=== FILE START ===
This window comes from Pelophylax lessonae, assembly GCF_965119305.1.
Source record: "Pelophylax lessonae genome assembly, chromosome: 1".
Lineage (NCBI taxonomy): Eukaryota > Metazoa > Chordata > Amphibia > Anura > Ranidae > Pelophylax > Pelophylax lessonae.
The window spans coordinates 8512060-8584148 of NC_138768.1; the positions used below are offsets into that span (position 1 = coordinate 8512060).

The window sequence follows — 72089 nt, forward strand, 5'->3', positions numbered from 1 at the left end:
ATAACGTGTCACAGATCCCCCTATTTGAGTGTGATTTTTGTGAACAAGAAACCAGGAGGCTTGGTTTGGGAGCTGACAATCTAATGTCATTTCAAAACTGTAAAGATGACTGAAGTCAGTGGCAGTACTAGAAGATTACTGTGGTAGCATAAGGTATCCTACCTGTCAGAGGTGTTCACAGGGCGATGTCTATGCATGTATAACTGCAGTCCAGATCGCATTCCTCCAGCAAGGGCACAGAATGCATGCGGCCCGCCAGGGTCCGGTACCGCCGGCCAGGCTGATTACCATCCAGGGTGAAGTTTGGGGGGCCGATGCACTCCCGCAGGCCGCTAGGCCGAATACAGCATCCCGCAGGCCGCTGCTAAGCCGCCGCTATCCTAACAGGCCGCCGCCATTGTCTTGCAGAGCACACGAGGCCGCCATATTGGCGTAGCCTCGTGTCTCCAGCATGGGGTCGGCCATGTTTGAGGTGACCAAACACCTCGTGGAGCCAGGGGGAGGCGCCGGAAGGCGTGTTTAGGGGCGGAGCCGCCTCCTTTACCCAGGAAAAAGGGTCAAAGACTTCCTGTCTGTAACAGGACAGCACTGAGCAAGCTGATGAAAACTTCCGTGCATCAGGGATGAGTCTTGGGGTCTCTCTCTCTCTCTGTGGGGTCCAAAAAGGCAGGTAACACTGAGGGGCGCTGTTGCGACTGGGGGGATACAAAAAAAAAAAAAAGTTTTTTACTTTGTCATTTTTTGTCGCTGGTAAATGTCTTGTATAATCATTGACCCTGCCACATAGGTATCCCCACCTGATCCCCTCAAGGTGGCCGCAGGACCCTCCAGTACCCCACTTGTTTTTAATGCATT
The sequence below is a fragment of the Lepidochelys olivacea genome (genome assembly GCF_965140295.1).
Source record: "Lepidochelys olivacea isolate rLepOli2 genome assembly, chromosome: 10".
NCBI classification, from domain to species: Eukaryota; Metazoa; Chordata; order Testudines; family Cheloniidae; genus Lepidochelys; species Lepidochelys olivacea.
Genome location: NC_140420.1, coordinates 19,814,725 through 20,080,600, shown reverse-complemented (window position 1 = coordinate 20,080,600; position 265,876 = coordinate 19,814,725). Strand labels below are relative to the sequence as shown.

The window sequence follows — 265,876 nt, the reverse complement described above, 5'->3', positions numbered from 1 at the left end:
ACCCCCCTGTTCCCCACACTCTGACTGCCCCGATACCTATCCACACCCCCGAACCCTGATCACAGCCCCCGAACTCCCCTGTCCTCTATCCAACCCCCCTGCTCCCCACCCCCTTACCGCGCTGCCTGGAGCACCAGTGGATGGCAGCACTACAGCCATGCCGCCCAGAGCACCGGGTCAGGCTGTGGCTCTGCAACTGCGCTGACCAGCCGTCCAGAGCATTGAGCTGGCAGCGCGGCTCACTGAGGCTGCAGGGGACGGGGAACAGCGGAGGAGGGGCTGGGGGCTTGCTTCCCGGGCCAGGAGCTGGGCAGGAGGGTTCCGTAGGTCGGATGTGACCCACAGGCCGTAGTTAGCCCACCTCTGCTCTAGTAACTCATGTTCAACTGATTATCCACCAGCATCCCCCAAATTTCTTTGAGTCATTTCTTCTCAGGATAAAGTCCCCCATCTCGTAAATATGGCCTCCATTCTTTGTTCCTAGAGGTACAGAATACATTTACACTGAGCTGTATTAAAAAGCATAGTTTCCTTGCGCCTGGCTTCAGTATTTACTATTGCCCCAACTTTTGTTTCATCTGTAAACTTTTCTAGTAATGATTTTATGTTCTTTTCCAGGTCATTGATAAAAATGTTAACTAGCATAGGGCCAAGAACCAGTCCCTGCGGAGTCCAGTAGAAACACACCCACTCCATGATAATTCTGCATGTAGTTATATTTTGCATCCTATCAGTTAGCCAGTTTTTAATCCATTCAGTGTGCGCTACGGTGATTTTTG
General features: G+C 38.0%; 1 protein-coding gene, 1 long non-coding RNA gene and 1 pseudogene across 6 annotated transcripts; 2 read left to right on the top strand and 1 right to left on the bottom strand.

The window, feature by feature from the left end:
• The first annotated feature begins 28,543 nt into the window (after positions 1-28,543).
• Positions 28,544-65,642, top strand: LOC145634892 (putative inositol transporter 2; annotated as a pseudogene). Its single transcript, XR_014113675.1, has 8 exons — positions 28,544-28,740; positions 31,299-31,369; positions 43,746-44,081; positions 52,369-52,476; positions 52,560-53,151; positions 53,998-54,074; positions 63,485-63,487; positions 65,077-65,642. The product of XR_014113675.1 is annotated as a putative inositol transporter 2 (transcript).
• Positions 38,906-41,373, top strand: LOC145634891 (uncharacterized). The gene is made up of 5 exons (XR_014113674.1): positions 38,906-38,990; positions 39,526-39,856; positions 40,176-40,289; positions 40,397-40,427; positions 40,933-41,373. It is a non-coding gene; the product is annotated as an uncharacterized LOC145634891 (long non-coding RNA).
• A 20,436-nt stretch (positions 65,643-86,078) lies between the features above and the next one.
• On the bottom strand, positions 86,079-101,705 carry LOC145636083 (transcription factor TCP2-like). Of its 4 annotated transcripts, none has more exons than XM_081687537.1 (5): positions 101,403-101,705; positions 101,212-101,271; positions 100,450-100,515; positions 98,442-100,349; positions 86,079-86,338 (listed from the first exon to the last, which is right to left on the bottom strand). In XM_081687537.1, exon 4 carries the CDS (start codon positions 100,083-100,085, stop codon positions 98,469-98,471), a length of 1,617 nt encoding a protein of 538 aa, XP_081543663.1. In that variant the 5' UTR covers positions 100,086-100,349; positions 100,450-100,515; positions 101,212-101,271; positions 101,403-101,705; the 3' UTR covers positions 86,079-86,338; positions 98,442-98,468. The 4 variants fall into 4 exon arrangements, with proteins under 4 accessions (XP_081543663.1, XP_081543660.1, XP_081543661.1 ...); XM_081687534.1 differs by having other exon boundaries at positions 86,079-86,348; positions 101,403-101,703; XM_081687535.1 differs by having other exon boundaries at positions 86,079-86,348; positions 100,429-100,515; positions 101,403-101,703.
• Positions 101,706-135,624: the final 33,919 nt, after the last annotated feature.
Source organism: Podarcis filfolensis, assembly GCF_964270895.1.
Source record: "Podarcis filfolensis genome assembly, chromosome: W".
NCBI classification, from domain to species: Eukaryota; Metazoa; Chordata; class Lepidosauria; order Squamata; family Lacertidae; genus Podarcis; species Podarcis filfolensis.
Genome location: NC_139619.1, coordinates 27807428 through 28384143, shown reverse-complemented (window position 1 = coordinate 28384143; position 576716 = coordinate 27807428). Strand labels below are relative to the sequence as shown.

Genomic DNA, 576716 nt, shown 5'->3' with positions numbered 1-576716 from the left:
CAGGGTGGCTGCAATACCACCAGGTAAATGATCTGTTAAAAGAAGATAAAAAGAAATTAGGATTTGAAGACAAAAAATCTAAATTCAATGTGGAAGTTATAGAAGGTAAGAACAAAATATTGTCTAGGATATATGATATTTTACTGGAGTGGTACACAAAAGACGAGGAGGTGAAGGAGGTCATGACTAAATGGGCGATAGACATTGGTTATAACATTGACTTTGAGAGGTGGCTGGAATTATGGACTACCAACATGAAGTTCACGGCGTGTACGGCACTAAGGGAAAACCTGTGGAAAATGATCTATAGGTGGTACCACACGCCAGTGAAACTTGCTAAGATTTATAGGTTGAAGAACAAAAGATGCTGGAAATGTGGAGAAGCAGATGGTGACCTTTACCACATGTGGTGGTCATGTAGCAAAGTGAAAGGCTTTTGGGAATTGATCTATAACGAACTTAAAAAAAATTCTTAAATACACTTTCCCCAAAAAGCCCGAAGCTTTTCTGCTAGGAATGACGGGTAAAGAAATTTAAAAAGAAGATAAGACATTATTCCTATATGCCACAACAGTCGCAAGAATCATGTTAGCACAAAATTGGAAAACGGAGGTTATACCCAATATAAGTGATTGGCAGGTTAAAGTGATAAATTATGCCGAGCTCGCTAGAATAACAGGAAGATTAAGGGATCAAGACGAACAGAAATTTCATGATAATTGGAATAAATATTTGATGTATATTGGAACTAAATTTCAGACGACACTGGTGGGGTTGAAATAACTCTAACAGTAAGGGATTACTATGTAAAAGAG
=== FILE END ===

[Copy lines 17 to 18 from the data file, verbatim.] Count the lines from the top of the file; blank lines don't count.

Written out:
• Positions 38,906-41,373, top strand: LOC145634891 (uncharacterized). The gene is made up of 5 exons (XR_014113674.1): positions 38,906-38,990; positions 39,526-39,856; positions 40,176-40,289; positions 40,397-40,427; positions 40,933-41,373. It is a non-coding gene; the product is annotated as an uncharacterized LOC145634891 (long non-coding RNA).
• A 20,436-nt stretch (positions 65,643-86,078) lies between the features above and the next one.